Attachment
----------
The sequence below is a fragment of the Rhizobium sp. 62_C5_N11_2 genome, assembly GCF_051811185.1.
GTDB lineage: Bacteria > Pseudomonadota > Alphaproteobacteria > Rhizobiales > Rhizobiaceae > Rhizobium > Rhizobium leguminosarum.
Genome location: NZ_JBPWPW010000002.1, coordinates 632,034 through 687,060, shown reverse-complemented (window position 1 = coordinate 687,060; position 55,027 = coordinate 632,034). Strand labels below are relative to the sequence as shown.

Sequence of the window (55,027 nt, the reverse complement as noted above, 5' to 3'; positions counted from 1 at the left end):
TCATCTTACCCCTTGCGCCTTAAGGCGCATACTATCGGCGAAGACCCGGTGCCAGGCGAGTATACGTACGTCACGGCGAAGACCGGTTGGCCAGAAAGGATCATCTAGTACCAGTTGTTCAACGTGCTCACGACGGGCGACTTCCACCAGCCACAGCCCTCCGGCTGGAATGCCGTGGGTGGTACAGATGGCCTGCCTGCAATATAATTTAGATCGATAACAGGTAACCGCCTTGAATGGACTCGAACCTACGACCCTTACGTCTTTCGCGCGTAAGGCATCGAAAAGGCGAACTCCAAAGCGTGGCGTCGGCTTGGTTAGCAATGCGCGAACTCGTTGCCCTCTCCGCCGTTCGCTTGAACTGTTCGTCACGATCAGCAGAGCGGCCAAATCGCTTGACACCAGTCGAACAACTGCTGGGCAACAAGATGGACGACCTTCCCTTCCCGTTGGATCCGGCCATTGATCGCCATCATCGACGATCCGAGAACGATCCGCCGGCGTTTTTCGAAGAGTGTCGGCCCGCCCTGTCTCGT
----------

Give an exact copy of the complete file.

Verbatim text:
The sequence below is a fragment of the Rhizobium sp. 62_C5_N11_2 genome, assembly GCF_051811185.1.
GTDB lineage: Bacteria > Pseudomonadota > Alphaproteobacteria > Rhizobiales > Rhizobiaceae > Rhizobium > Rhizobium leguminosarum.
Genome location: NZ_JBPWPW010000002.1, coordinates 632,034 through 687,060, shown reverse-complemented (window position 1 = coordinate 687,060; position 55,027 = coordinate 632,034). Strand labels below are relative to the sequence as shown.

Sequence of the window (55,027 nt, the reverse complement as noted above, 5' to 3'; positions counted from 1 at the left end):
TCATCTTACCCCTTGCGCCTTAAGGCGCATACTATCGGCGAAGACCCGGTGCCAGGCGAGTATACGTACGTCACGGCGAAGACCGGTTGGCCAGAAAGGATCATCTAGTACCAGTTGTTCAACGTGCTCACGACGGGCGACTTCCACCAGCCACAGCCCTCCGGCTGGAATGCCGTGGGTGGTACAGATGGCCTGCCTGCAATATAATTTAGATCGATAACAGGTAACCGCCTTGAATGGACTCGAACCTACGACCCTTACGTCTTTCGCGCGTAAGGCATCGAAAAGGCGAACTCCAAAGCGTGGCGTCGGCTTGGTTAGCAATGCGCGAACTCGTTGCCCTCTCCGCCGTTCGCTTGAACTGTTCGTCACGATCAGCAGAGCGGCCAAATCGCTTGACACCAGTCGAACAACTGCTGGGCAACAAGATGGACGACCTTCCCTTCCCGTTGGATCCGGCCATTGATCGCCATCATCGACGATCCGAGAACGATCCGCCGGCGTTTTTCGAAGAGTGTCGGCCCGCCCTGTCTCGT